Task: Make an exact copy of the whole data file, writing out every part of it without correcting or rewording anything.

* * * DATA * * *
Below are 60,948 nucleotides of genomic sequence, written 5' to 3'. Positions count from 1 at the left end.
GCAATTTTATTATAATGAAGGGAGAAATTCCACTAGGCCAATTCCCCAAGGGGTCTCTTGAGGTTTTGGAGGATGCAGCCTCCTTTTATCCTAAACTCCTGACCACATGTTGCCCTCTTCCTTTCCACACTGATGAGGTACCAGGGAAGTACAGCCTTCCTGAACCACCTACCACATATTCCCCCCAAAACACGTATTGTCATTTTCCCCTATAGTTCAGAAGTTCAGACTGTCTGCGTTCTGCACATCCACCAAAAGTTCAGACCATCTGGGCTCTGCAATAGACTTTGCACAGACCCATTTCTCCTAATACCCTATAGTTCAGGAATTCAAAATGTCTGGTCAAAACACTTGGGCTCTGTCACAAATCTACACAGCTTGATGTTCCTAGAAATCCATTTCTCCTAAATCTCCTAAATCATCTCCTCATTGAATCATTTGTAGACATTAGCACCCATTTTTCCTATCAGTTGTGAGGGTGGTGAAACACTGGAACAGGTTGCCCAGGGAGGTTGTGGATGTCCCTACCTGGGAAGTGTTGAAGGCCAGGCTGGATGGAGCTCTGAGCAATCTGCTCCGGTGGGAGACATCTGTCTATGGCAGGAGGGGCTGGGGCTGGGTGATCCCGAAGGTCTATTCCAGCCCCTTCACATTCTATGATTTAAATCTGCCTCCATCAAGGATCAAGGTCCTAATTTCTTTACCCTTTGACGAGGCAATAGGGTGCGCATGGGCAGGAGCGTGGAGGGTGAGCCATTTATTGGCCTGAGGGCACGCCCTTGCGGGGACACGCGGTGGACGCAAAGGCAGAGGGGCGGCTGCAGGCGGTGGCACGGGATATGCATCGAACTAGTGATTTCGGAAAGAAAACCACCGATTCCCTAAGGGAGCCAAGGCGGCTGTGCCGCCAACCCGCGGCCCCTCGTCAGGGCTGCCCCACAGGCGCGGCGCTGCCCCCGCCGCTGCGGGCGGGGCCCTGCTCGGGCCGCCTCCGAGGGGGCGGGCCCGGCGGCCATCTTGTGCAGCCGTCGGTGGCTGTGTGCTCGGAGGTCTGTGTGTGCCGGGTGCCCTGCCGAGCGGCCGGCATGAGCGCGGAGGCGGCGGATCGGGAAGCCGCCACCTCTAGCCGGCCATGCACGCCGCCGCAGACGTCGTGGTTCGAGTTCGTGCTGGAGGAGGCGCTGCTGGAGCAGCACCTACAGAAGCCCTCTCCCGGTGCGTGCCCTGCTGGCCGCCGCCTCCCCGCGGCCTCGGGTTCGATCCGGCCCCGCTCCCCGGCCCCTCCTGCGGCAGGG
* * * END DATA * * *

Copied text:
Below are 60,948 nucleotides of genomic sequence, written 5' to 3'. Positions count from 1 at the left end.
GCAATTTTATTATAATGAAGGGAGAAATTCCACTAGGCCAATTCCCCAAGGGGTCTCTTGAGGTTTTGGAGGATGCAGCCTCCTTTTATCCTAAACTCCTGACCACATGTTGCCCTCTTCCTTTCCACACTGATGAGGTACCAGGGAAGTACAGCCTTCCTGAACCACCTACCACATATTCCCCCCAAAACACGTATTGTCATTTTCCCCTATAGTTCAGAAGTTCAGACTGTCTGCGTTCTGCACATCCACCAAAAGTTCAGACCATCTGGGCTCTGCAATAGACTTTGCACAGACCCATTTCTCCTAATACCCTATAGTTCAGGAATTCAAAATGTCTGGTCAAAACACTTGGGCTCTGTCACAAATCTACACAGCTTGATGTTCCTAGAAATCCATTTCTCCTAAATCTCCTAAATCATCTCCTCATTGAATCATTTGTAGACATTAGCACCCATTTTTCCTATCAGTTGTGAGGGTGGTGAAACACTGGAACAGGTTGCCCAGGGAGGTTGTGGATGTCCCTACCTGGGAAGTGTTGAAGGCCAGGCTGGATGGAGCTCTGAGCAATCTGCTCCGGTGGGAGACATCTGTCTATGGCAGGAGGGGCTGGGGCTGGGTGATCCCGAAGGTCTATTCCAGCCCCTTCACATTCTATGATTTAAATCTGCCTCCATCAAGGATCAAGGTCCTAATTTCTTTACCCTTTGACGAGGCAATAGGGTGCGCATGGGCAGGAGCGTGGAGGGTGAGCCATTTATTGGCCTGAGGGCACGCCCTTGCGGGGACACGCGGTGGACGCAAAGGCAGAGGGGCGGCTGCAGGCGGTGGCACGGGATATGCATCGAACTAGTGATTTCGGAAAGAAAACCACCGATTCCCTAAGGGAGCCAAGGCGGCTGTGCCGCCAACCCGCGGCCCCTCGTCAGGGCTGCCCCACAGGCGCGGCGCTGCCCCCGCCGCTGCGGGCGGGGCCCTGCTCGGGCCGCCTCCGAGGGGGCGGGCCCGGCGGCCATCTTGTGCAGCCGTCGGTGGCTGTGTGCTCGGAGGTCTGTGTGTGCCGGGTGCCCTGCCGAGCGGCCGGCATGAGCGCGGAGGCGGCGGATCGGGAAGCCGCCACCTCTAGCCGGCCATGCACGCCGCCGCAGACGTCGTGGTTCGAGTTCGTGCTGGAGGAGGCGCTGCTGGAGCAGCACCTACAGAAGCCCTCTCCCGGTGCGTGCCCTGCTGGCCGCCGCCTCCCCGCGGCCTCGGGTTCGATCCGGCCCCGCTCCCCGGCCCCTCCTGCGGCAGGG